My patrons know me well. I knew nothing about In This Corner of the World going in, and I was delighted to discover that it’s something akin to an animated Nobuhiko Obayashi film. Besides the obvious medium-mixing creating stylistic parallels, its primary concerns — of the rough transition from wartime Japan to peacetime and the impact of the atomic bomb on the national psyche — also appear in a large number of Obayashi works. There are particular scenes that feel directly inspired by comments and observations made by Obayashi in interviews. I don’t know enough about the film’s production to say whether or not it was directly inspired by him, but the connections seem quite strong to me.
As I said, the most obvious similarities are stylistic. In This Corner of the World tends towards the straightforward for long stretches of its runtime, broken up by instances of war violence and tragedy. It’s mostly in these dramatic breaks where the film introduces a playful inclination to mix mediums. Obayashi, of course, does this with more directly cinematic elements like color palettes and green-screen. This film, being animated, uses watercolors and crayons and splotchy acrylics. At first it seems to disguise the violence being depicted through a childlike lens. As the film goes on, though, it seems more that it represents a necessary psychological distancing on the part of the central characters from the attacks they are subjected to. Viewing something through an abstracted lens makes the horrors easier to stomach, not for us the audience but for them the characters. It’s a graceful touch, and one that grants the film new emotional depth.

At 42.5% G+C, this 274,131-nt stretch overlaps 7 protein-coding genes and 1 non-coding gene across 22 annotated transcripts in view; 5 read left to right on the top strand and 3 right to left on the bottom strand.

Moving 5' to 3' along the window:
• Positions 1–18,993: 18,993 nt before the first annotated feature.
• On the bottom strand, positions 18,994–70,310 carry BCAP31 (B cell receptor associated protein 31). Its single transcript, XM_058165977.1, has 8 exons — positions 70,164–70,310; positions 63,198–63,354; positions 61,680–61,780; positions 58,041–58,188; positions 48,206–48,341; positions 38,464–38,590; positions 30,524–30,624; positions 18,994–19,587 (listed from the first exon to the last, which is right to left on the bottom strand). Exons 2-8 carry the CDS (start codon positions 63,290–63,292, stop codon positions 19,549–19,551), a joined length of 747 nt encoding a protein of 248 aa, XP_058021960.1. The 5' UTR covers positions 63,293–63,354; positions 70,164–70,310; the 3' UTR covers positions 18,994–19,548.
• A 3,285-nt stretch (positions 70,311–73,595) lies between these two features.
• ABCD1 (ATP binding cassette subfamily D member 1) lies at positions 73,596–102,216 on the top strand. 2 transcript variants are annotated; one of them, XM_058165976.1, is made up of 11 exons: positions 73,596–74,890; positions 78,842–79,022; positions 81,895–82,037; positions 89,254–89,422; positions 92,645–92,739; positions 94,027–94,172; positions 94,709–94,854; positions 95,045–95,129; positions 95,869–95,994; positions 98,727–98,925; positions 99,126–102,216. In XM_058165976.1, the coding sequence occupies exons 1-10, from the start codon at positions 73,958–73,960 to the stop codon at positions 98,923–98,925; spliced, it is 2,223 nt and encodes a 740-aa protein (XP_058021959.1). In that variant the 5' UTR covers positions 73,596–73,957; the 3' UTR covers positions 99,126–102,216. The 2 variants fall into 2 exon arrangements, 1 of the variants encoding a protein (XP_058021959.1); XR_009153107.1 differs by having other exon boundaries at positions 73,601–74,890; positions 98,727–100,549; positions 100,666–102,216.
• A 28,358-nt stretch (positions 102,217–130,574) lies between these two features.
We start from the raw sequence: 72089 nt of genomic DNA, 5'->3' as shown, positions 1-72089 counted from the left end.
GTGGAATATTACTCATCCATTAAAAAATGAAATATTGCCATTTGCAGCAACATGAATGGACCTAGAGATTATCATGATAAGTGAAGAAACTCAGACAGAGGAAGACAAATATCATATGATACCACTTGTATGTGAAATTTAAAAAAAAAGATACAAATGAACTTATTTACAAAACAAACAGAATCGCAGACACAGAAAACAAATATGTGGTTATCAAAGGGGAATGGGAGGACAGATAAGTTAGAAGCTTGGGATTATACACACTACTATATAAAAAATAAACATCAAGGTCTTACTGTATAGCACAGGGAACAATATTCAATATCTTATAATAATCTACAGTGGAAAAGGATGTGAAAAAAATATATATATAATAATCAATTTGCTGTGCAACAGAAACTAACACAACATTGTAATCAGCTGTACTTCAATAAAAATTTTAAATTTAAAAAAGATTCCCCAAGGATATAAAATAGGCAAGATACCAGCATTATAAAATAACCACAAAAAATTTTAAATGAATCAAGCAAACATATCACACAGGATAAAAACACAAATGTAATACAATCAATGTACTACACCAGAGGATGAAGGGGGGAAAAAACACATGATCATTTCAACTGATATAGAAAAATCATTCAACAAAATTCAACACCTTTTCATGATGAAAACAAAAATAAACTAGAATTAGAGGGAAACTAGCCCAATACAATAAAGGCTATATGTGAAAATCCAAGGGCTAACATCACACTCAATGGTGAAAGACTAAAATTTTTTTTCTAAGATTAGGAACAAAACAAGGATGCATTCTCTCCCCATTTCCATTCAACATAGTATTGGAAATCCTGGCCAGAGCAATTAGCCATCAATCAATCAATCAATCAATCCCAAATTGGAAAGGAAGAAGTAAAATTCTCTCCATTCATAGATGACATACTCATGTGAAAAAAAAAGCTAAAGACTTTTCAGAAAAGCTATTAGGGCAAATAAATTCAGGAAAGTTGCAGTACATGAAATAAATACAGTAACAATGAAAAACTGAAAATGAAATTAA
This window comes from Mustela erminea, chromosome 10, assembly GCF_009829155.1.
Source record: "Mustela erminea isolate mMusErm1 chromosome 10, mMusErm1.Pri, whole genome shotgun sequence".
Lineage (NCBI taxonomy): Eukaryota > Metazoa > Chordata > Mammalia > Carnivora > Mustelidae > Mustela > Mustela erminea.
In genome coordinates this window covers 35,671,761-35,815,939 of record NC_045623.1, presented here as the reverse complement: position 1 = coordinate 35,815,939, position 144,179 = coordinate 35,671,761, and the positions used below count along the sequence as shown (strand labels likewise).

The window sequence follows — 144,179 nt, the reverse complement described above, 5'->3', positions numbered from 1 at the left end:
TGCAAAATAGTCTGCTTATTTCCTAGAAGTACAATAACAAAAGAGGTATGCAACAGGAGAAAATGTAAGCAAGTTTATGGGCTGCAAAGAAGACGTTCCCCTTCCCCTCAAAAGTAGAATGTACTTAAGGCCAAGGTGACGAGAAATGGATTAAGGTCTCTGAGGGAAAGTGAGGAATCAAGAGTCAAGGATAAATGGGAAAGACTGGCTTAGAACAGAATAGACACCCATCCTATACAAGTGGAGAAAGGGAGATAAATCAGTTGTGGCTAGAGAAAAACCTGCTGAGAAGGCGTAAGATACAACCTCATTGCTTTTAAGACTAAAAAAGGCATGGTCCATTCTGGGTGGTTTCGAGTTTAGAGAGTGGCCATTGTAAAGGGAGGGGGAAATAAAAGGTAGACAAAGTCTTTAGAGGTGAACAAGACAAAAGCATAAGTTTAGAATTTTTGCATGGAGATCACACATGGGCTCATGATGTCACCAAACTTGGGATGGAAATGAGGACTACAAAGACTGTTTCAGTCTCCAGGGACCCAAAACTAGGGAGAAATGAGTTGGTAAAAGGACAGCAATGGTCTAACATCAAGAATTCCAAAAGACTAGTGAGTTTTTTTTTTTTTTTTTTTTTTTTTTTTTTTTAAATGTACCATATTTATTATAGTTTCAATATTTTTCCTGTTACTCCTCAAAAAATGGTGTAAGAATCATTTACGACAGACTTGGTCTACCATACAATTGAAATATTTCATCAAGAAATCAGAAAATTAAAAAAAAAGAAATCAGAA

It’s thematically, too, that the film recalls Obayashi. In a recent interview about his latest film, Hanagatami, the director recalled having been told as a child by his neighbor that if Japan ever lost the war, the man would gladly help young Obayashi honorably kill himself. There was an ingrained notion in his generation that the country would rather commit mass suicide than allow itself to be conquered. When Japan didn’t just lose, but surrendered, Obayashi was surprised to learn that such an event never came. People just went on with their lives. He said he felt betrayed by the older generation, not because he wanted to die, but because he felt they had misled him into a nationalistic fervor that would never be followed through on. I saw this reflected in main character Suzu’s outburst of fury upon learning of Japan’s surrender. She lost most of her family and one of her hands to the war, only for her country to (from her perspective) decide none of it was worth it.
In This Corner of the World isn’t so didactic that I’d call it an anti-war film. Obayashi tends to be much plainer about his intentions in this regard, even as his style trends much further towards the avant-garde. There’s no broad moral lesson imparted by this film. Instead, it ends on a note of quiet hope. War takes everything from us, but once it’s over, perhaps we can pick up the pieces. Perhaps post-war life is not just possible but necessary, a societal obligation. We are responsible for picking one another out of the rubble and learning how to live together again. In This Corner of the World is a sweet, gentle, and elegantly made film. It’s one I foresee sticking with me for some time.